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Research article - Peer-reviewed, 2004

A functional relationship between species richness of spiders and lichens in spruce

Gunnarsson B, Hake M, Hultengren S


Modern forestry has created stands with even age distribution of trees and fragmentation of the habitat. In boreal forests, the effects on biodiversity within many taxa need to be examined. We tested the hypothesis that species richness of foliose and fruticose lichens and spiders is positively related in the lower canopy of spruce (Picea abies) in forests with, or without, management in central Sweden. High species richness of lichens may increase the structural complexity of the microhabitat on spruce branches, and bring a higher species richness also in the spider community. In six areas, spruce branches were sampled in old-growth and managed boreal forest stands, respectively. Forest management did not affect the species richness of spiders or lichens, but an effect due to sampling area was found in the latter taxon. There was a significant covariation between species richness of lichens and spiders, and the hypothesised positive correlation was confirmed by separate analyses for each area and combining the probabilities. Moreover, regression analysis on mean values from each site revealed a positive relationship. We conclude that species richness of lichens and spiders covary on spruce branches for functional reasons, i.e. more lichen species promotes a more diverse spider community by increasing the structural heterogeneity. Our results might provide a 'shortcut' for assessing biodiversity in boreal forests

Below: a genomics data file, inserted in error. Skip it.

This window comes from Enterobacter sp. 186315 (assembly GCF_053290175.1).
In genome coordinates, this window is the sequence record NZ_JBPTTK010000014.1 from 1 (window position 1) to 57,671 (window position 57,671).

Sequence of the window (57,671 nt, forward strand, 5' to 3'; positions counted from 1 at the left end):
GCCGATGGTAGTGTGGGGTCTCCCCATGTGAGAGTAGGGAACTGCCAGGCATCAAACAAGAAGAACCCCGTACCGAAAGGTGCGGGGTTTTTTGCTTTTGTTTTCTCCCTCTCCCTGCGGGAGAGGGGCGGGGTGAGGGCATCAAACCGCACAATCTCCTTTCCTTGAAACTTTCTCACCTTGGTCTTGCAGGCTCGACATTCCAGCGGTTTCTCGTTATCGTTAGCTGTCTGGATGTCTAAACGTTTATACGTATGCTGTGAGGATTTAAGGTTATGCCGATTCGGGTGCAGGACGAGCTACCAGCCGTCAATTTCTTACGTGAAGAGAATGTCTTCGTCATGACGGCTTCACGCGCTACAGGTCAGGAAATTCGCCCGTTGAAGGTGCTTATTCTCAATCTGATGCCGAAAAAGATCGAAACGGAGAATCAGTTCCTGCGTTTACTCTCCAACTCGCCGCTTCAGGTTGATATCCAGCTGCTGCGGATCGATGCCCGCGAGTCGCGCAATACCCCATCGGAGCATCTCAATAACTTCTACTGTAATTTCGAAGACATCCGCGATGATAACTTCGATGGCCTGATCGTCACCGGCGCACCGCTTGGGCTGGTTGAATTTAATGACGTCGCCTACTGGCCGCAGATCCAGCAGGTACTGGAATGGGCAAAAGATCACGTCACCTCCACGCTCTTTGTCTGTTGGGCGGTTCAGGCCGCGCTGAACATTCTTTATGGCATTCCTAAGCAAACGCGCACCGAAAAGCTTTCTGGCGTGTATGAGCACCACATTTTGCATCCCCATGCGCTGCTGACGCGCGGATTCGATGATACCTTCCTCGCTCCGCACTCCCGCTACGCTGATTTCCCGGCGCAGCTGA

Biodiversity; Boreal forest; Canopies; Epiphytes; Forestry; Indicators; Monitoring; Old-growth

Published in

Biodiversity and Conservation
2004, Volume: 13, number: 4, pages: 685-693

    SLU Authors

    • Hake, Mikael

      • Department of Conservation Biology, Swedish University of Agricultural Sciences

    UKÄ Subject classification

    Landscape Architecture
    Environmental Sciences related to Agriculture and Land-use

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